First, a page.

This is either on a wall or in digital space. Some people even use folding boards (display boards) if they want to work physically but don’t have the wall space. Some people do this process slowly and others work quickly and instinctively. The more you work like this and the more developed your visual language becomes the faster you get. 

    Install your stimuli in space - get it up

    Sometimes we do it instinctively in our work spaces

  5. 5

    Stand back and observe - what are you going to explore?

    Step back and look at your stimuli as a ‘whole’. It’s best to literally leave the room or close your laptop lid and go and do something like get a glass of water before coming back to do this. The process of leaving and coming back helps to ‘refresh’ your eyes and mind. 

    Now… what do you see? It’s helpful to have a notebook with you to scribble down what you notice and where you might go next.

    You’re not looking for an ‘idea’ - you are establishing an overall concept (which may at this stage be an element or principle of design) and deciding which hand made techniques to experiment with. 

    Stand back and observe - what are you going to explore?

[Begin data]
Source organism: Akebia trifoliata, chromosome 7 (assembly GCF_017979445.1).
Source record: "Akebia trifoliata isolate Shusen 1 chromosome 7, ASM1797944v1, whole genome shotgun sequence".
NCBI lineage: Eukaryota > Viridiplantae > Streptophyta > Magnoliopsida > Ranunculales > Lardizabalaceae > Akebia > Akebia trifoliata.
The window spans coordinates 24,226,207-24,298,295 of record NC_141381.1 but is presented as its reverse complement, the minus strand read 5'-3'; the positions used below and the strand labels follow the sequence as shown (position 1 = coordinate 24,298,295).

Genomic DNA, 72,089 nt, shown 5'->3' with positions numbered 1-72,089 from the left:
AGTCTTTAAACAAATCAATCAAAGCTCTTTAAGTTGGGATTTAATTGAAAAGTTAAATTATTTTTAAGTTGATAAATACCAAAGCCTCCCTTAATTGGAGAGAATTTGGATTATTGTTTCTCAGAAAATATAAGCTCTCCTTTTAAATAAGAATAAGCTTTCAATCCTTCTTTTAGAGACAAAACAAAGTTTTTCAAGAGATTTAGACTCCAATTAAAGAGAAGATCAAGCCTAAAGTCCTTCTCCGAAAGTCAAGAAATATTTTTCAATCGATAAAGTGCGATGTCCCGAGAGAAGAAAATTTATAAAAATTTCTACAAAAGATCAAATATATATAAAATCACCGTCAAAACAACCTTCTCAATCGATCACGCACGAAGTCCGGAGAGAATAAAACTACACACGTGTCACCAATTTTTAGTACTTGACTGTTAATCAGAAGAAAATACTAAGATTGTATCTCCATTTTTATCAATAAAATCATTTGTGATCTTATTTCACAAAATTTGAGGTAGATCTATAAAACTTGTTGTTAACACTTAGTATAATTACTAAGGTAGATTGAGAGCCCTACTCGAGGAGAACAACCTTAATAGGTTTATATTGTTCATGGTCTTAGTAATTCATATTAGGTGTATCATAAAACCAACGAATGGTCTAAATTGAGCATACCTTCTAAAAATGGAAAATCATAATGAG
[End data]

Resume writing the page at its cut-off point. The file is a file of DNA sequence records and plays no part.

Observing colour, shape and opacity

  6. 6

    Experiment - playing techniques and media

    This phase involves getting your hands dirty - for a good time not a long time. So you should pick a few media (like markers) and/ or techniques (like screen printing) that you want to use. Access to the materials may help make this decision for you.

    This is not about creating beautiful artwork - it’s about having a go and deciding if it’s worth pursuing.

    It’s important to have a play before you commit to an idea that you may not be able to make. Locate some books/ tutorials to help you get the basics of the media/ techniques you are about to experiment with. Your experiments should help you learn the limits of what you’re using - don’t get caught up in the imagery. 

    Experiment - playing techniques and media

    Nathan decides to build a typeface out of flour - yip - literal baker's flour

Experiment with things like:

  • Colour scales and opacity
  • Shape and form (3D and 3D shapes)
  • Line and texture
  • Accidents (doing things maybe you shouldn’t, like - what happens when I...)
  • Paper stock and colour
  • Canvas - working directly onto unusual materials

Gouache with Mary Sanche

Goucache with Myriam Tillson

Gouache with Sandra Ruberto

Japanese Marbling with Apartment Therapy

Copic Marker Rendering with Scott Robertson

Lino Cutting with The Virtual Instructor

Tips & tricks

  • Don’t over think the ordering process - there isn’t a single story or connection - and that every person will see/ make different connections
  • Re-order if it isn’t working - you will know if it isn’t feeling right - don’t worry - just move some things around.
  • Go wild with your experiments - they could end up sending you off on a completely new direction - embrace this!

Next lesson

5

Ideation